Boy Scouts place a wreath at the George Grey Barnard bust of Lincoln, February 12, 1947 Courtesy Heritage Room Archives, A.K. Smiley Library
History of the Boy Scout Pilgrimage to the
Lincoln Memorial Shrine in Redlands, California
Originating in 1940 in Redlands, California, the
symbolic pilgrimage to a statue of Abraham Lincoln pays homage to
the martyred sixteenth President. The idea for the event was
borrowed from the Boy Scouts in Ft. Wayne, Indiana, who had begun
their own Lincoln pilgrimage in 1934. The pilgrimage coincides with
the celebration of Boy Scout Week, the anniversary of the founding
of the scouting movement in the United States.
Robert Watchorn, a wealthy winter resident of
Redlands, through his son had become interested in the life of
Abraham Lincoln. Watchorn wrote that he felt "so strongly that the
influence of Abraham Lincoln is powerful enough to help the whole
world, if it were widely enough realized and utilized, that I
should esteem myself very highly honored and especially favored if
I might be able to introduce this immortal personage...." Guided by
this sentiment, Watchorn funded the memorial shrine to Lincoln to
be built in his adopted city of Redlands. Although it was intended
to honor Abraham Lincoln, it also was dedicated to the memory of
Watchorn's son Emory, who had died of wounds suffered in WW I. The
centerpiece of the memorial was a marble bust of Lincoln created by
sculptor George Grey Barnard; books and a collection of Lincoln
memorabilia were also donated by Watchorn to the site in Redlands.
It is the only museum, archives and library dedicated to Abraham
Lincoln west of Springfield, Illinois, Lincoln's hometown.
Scouting executives of the Riverside County Council
first proposed a pilgrimage closely modeled on the Ft. Wayne event.
Following a parade with Scouts starting at the Chamber of Commerce
in Redlands and proceeding to the Shrine, a program was presented.
The program was to include a presentation of colors, the Scout
Oath, a welcome, an address promoting the strengths of Lincoln with
Scouting and its principles, and the presentation of a wreath at
the Barnard bust. Its success in its inaugural year caused the
Riverside Scouting executives to declare it an annual event. Over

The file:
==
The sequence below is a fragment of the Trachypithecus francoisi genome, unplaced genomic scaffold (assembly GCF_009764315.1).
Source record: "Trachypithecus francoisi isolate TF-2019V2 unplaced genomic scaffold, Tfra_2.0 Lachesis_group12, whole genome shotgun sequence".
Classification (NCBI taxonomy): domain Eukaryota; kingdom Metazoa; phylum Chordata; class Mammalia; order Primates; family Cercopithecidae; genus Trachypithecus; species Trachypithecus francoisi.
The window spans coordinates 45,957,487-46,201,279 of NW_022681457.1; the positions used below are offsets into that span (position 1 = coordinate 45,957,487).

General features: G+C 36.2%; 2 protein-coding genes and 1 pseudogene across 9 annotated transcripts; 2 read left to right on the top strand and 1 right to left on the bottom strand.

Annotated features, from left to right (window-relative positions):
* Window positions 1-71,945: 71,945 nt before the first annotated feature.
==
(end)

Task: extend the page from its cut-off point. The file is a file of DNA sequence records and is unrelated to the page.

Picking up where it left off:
the years, the starting point of the Parade and the site of the
address has changed and other groups from the community became
involved in the ceremonies, including drum and bugle corps,
military units, the Post Office, YWCA and others. The parade grew,
featuring floats, area beauty queens and area bands, and on one
occasion, the Air Force Band from March AFB. In 1970, Scouting
officials, wishing to re-emphasize the pilgrimage aspect and the
honoring of Lincolnian principles and values, scaled back the
popular parade to a march.
In 1949, the year of the 10th pilgrimage, for the
first time Girl Scouts and Brownies were included; the assembled
Boy Scouts, Girl Scouts, Sea Scouts, Cub Scouts and Brownies taking
part numbered 2,000 that year. In the nation's Bicentennial Year
(1976), a Bicentennial Parade was combined with the Pilgrimage, and
2,500 youth attended. Today attendance at the Pilgrimage has
averaged about 1,000. Each year every Scout taking place receives a
patch with the profile of Lincoln and the words "Lincoln Shrine
Project documentation includes an 11-page history of
the Pilgrimage; a list of all the speakers at the Pilgrimage from
1940 on; pictures of ribbons, awards, patches and uniforms from the
Grayback District of the B.S.A. California Inland Council; and
photographs of past Pilgrimages and their descriptions from the
Archives of the Heritage Room, A.K. Smiley Public Library.
Originally submitted by: Jerry Lewis, Representative (40th District).
The Local Legacies project provides a "snapshot" of American Culture as it was expressed in spring of 2000. Consequently, it is not being updated with new or revised information with the exception of "Related Website" links.